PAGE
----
Monday afternoon at Sundance’s Filmmakers Lounge, GLAAD held a panel to discuss “Keep the Lights On,” the latest drama from Ira Sachs playing in the U.S. Dramatic Competition. The event, dubbed “What Modern Queer Cinema Looks Like” (moderated by New York Magazine’s Kyle Buchanan), was quick to address the state of the New Queer Cinema; a term established at a Sundance panel twenty years ago. Returning from the original panel was critic B. Ruby Rich, writer of the original Sight and Sound articles on the New Queer Cinema movement.
Rich and Sachs sat on the panel with “Keep the Lights On” actor Zachary Booth, co-writer Mauricio Zacharias, and cinematographer Thimios Bakatakis.
The panel eventually became a conversation about “Keep the Lights On,” with plenty of expected questions (“What was it like being naked on set?” “What was it like to smoke those fake drugs?”), but the most important part of the conversation came early on, when the filmmakers discussed the evolution of queer films, and where “Keep the Lights On” belongs in their history.
“People often ask me why the New Queer Cinema started,” Rich said. “And I always say four things: AIDS, Reagan, the invention of the camcorder, and cheap rent… ‘Keep the Lights On’ is very much a film from after that moment, and Ira’s film is inventing a new kind of New Queer Cinema.”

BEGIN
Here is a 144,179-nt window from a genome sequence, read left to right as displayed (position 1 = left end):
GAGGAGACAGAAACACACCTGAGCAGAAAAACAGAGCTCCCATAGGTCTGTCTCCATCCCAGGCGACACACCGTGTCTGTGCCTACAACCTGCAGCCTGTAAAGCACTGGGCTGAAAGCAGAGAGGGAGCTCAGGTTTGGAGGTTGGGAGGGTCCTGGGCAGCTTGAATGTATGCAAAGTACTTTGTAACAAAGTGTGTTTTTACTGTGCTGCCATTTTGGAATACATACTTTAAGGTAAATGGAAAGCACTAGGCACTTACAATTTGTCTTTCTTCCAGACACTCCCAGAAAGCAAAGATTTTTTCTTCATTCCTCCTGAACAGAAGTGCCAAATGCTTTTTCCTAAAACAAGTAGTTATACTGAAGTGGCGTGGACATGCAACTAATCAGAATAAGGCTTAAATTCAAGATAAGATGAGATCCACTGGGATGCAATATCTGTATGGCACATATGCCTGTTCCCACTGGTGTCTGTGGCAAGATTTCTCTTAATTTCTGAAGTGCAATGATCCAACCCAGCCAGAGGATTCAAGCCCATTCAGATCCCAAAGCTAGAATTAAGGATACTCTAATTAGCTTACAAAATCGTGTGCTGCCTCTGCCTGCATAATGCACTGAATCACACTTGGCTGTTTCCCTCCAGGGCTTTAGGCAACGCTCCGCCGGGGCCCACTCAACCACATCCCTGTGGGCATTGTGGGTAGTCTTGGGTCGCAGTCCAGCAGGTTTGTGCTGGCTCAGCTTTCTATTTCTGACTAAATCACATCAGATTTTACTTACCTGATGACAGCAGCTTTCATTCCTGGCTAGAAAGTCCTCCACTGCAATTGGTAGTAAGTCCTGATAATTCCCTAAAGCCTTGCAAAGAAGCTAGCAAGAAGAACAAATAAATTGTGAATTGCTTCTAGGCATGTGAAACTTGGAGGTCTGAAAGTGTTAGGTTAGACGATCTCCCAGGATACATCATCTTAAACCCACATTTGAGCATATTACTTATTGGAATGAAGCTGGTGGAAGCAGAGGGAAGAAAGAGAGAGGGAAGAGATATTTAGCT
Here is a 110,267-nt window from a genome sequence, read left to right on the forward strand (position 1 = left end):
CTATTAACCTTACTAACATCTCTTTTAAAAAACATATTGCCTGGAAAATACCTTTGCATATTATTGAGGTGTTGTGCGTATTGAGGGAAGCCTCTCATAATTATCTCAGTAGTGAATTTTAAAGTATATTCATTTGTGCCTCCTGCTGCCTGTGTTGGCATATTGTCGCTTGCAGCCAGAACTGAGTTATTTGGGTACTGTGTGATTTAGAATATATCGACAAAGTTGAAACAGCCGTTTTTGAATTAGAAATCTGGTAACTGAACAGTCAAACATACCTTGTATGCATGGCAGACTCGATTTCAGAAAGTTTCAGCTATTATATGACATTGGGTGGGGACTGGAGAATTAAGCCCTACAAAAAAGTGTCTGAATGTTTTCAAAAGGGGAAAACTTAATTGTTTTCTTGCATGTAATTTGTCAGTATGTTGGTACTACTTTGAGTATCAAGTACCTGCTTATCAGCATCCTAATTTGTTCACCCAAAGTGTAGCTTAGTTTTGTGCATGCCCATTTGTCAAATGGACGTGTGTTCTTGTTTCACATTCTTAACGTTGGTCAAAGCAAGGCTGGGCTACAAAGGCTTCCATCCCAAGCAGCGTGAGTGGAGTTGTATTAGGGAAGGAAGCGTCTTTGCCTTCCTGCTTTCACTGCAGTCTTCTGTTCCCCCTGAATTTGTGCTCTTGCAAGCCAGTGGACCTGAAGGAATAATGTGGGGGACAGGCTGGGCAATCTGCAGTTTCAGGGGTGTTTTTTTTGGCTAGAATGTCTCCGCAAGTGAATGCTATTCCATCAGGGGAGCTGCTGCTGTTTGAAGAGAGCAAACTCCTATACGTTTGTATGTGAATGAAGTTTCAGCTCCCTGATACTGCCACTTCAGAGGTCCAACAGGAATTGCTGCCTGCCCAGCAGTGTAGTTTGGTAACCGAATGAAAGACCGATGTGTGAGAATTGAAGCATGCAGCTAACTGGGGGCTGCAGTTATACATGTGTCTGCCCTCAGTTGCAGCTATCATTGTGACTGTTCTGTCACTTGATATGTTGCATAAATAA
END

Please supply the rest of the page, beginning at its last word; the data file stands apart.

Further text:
“Queer cinema has, in general, been in the weeds for a while,” said Buchanan. “I think with this film and also with ‘Weekend,’ from last year, we’re moving past the coming out story and moving onto relationships. It’s an evolution which might be a reflection of what the gay community is fighting for right now.”
“Once there was a name for New Queer Cinema,” Sachs added, “it seemed like there should be some kind of trajectory in some ways. A lot of what changed in New Queer Cinema is similar to what has happened in independent cinema, so it’s very interesting to be at Sundance discussing both. In independent cinema, there was a point where we really were independent. And then it became a genre, and then it became a genre that could be perpetuated by the economics of the industry, so it became an industry term. And I think that’s the same thing that happened in queer cinema, because it’s the kind of thing that should be an industry, but there is no apparatus for it to perpetuate itself. So we have to find a way to be able to tell these stories, as well as find a way to get audiences to see them.”
“I had the pleasure of seeing “How to Survive a Plague,” Rich said just before she had to leave, “And to my great astonishment, midway through the film, when AIDS was still fatal, a beautiful young man turns to the camera and says, ‘Will the last person in Chelsea please shut the lights off before you leave.’ I think it’s so fitting that Ira’s film is called ‘Keep the Lights On’ and I think it’s a great message for us and a great way to think about the period we just passed and the period we are entering.”